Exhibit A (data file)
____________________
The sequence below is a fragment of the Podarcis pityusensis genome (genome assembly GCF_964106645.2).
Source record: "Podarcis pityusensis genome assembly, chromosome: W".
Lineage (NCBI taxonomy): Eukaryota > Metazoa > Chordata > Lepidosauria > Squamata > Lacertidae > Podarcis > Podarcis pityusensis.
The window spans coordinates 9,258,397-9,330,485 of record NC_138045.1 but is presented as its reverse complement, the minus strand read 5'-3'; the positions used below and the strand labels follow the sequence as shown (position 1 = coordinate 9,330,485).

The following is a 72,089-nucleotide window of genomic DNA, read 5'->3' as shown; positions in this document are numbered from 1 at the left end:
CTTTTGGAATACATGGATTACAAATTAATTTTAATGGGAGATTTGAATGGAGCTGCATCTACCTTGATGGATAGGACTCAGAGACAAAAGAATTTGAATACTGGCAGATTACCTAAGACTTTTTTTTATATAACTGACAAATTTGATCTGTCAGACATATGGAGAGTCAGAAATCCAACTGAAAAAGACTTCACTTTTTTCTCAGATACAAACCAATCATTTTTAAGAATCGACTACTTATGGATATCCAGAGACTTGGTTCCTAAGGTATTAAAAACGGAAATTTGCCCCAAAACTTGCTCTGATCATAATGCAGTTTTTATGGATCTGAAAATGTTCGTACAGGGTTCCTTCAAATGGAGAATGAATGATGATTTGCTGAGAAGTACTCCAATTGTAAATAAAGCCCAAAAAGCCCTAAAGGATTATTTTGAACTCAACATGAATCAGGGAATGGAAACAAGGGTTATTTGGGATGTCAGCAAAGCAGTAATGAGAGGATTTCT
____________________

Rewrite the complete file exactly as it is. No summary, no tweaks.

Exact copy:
The sequence below is a fragment of the Podarcis pityusensis genome (genome assembly GCF_964106645.2).
Source record: "Podarcis pityusensis genome assembly, chromosome: W".
Lineage (NCBI taxonomy): Eukaryota > Metazoa > Chordata > Lepidosauria > Squamata > Lacertidae > Podarcis > Podarcis pityusensis.
The window spans coordinates 9,258,397-9,330,485 of record NC_138045.1 but is presented as its reverse complement, the minus strand read 5'-3'; the positions used below and the strand labels follow the sequence as shown (position 1 = coordinate 9,330,485).

The following is a 72,089-nucleotide window of genomic DNA, read 5'->3' as shown; positions in this document are numbered from 1 at the left end:
CTTTTGGAATACATGGATTACAAATTAATTTTAATGGGAGATTTGAATGGAGCTGCATCTACCTTGATGGATAGGACTCAGAGACAAAAGAATTTGAATACTGGCAGATTACCTAAGACTTTTTTTTATATAACTGACAAATTTGATCTGTCAGACATATGGAGAGTCAGAAATCCAACTGAAAAAGACTTCACTTTTTTCTCAGATACAAACCAATCATTTTTAAGAATCGACTACTTATGGATATCCAGAGACTTGGTTCCTAAGGTATTAAAAACGGAAATTTGCCCCAAAACTTGCTCTGATCATAATGCAGTTTTTATGGATCTGAAAATGTTCGTACAGGGTTCCTTCAAATGGAGAATGAATGATGATTTGCTGAGAAGTACTCCAATTGTAAATAAAGCCCAAAAAGCCCTAAAGGATTATTTTGAACTCAACATGAATCAGGGAATGGAAACAAGGGTTATTTGGGATGTCAGCAAAGCAGTAATGAGAGGATTTCT